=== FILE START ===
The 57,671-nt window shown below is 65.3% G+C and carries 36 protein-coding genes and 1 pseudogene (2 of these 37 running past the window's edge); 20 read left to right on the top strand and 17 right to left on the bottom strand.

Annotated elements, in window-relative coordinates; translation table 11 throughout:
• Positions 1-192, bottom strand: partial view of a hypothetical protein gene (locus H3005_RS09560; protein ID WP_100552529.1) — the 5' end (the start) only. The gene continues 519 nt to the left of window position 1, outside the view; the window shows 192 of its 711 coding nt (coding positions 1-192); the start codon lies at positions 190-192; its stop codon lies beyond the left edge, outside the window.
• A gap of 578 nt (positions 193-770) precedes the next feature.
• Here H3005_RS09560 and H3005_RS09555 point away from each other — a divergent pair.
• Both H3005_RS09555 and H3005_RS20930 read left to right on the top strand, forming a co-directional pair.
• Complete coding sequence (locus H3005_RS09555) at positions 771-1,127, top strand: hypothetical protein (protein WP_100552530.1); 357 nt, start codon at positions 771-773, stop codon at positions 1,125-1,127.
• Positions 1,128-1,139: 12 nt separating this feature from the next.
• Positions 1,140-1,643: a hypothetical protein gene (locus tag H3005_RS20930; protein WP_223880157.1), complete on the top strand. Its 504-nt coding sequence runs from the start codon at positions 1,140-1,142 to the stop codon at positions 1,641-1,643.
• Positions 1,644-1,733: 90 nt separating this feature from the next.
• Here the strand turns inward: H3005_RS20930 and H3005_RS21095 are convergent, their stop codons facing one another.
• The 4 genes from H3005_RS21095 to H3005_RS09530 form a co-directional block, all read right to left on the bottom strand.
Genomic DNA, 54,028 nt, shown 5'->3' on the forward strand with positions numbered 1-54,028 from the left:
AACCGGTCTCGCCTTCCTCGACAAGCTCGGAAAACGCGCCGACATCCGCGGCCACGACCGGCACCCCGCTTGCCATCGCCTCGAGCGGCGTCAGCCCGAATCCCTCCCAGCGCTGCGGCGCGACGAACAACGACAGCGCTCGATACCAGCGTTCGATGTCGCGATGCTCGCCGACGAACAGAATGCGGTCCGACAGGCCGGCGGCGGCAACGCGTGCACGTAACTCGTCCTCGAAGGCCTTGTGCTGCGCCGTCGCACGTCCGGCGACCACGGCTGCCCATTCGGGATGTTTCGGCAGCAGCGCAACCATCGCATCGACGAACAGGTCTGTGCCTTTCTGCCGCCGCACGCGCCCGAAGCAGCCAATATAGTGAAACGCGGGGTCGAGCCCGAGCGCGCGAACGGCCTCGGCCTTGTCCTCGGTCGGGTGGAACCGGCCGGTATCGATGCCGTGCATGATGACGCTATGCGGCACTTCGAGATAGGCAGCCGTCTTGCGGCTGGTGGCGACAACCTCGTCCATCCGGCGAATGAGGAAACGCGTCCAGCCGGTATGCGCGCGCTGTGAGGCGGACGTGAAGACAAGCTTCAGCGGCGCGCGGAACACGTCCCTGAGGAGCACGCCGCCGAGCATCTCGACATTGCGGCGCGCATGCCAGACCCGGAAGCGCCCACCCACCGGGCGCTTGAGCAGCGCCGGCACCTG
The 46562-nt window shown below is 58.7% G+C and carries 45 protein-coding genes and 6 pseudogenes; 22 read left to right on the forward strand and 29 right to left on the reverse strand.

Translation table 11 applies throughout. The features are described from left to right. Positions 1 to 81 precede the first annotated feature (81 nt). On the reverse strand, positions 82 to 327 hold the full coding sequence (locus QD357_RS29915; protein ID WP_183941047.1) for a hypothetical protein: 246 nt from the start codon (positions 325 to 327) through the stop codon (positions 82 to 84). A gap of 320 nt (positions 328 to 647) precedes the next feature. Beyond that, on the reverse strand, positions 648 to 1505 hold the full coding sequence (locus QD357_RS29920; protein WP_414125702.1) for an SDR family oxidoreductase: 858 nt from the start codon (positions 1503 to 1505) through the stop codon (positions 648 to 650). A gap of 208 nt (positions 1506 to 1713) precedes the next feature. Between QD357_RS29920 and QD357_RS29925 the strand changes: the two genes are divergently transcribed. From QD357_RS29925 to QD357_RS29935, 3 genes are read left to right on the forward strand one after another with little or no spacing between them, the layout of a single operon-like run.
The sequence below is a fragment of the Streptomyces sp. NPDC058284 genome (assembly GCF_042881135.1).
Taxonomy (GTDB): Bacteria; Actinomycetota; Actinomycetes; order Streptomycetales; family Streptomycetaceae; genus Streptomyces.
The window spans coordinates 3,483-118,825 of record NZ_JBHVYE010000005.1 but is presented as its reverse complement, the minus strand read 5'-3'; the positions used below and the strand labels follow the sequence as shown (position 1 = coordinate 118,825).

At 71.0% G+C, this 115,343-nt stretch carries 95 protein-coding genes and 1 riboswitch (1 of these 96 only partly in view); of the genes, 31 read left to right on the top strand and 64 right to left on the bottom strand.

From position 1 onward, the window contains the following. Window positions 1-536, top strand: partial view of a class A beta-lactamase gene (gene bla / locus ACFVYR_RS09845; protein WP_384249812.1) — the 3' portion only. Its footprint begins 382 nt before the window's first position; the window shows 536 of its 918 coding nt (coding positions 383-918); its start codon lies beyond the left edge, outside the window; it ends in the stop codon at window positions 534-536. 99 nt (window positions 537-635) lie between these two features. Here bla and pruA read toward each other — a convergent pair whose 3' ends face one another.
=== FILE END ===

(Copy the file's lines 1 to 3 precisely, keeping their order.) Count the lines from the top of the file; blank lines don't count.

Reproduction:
The 57,671-nt window shown below is 65.3% G+C and carries 36 protein-coding genes and 1 pseudogene (2 of these 37 running past the window's edge); 20 read left to right on the top strand and 17 right to left on the bottom strand.

Annotated elements, in window-relative coordinates; translation table 11 throughout:
• Positions 1-192, bottom strand: partial view of a hypothetical protein gene (locus H3005_RS09560; protein ID WP_100552529.1) — the 5' end (the start) only. The gene continues 519 nt to the left of window position 1, outside the view; the window shows 192 of its 711 coding nt (coding positions 1-192); the start codon lies at positions 190-192; its stop codon lies beyond the left edge, outside the window.